“Each organic farm is its own little universe,” Bohn explained. “Farmers are interested in different types of cultivars and for different purposes. We’re trying to figure out how to take all of that into account and do something that will end up being valuable for most farmers in the organic community. It’s not easy.”

The inherent contrasts in the two farms, along with experimentally manipulated nitrogen levels, allowed the researchers to evaluate the performance of Bohn’s and Goldstein’s cultivars in conditions that represent the considerable variability across organic farms.

In addition to the standard measures of soil health and agronomic characteristics, researchers evaluated the root architecture of the cultivars, digging up and washing some 1,500 root systems.

Field Results
Now that roots have been scanned, soil fertility quantified, and harvest completed, the researchers are ready to report some preliminary results.

“This first look at the data really reflects the two approaches of breeding: corn that was bred in organic ground versus the materials developed at U of I in a conventional breeding program. When you look at the root response, it is obvious that these hybrids have different strategies of coping with low fertility,” explained Michelle Wander, a soil scientist at U of I. “The U of I materials are very responsive. They take advantage of resources when they’re available, moving all their energy out of roots and stems and into producing grain. This reflects the conditions under conventional management and the fact that they were developed in Illinois soils that typically have higher inherent soil fertility and water-holding capacity.”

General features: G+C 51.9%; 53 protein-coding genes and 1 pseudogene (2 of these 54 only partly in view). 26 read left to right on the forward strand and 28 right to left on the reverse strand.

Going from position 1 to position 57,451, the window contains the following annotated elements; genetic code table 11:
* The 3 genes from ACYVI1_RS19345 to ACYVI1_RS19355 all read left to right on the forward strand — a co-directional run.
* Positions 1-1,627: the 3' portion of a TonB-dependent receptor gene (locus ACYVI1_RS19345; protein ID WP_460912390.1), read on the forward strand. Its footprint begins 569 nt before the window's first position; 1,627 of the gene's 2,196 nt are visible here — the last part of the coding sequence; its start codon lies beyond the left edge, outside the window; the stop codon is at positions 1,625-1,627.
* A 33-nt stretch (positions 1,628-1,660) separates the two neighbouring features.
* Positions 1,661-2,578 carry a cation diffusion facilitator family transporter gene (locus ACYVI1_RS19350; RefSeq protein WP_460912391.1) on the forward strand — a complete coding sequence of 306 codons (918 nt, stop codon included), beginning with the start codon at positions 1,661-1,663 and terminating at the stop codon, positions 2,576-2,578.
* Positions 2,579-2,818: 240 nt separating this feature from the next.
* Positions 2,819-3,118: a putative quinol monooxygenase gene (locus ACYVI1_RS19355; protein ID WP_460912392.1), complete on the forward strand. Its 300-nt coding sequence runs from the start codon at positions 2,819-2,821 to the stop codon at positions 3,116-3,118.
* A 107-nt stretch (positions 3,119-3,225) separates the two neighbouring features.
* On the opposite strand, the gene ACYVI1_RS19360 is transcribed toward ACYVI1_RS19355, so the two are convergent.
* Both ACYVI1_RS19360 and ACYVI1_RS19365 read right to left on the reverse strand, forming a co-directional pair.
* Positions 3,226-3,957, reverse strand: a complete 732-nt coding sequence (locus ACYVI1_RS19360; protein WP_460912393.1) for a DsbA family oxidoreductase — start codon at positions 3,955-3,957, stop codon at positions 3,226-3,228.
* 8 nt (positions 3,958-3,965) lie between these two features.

On the other hand, she said, Goldstein’s organically derived materials expect stress because they were selected in sandy and less fertile soils in Wisconsin. They produce massive root systems that help the plant in low-fertility conditions and also provide standability. Even if they’re grown in optimal conditions, they still show similar root characteristics.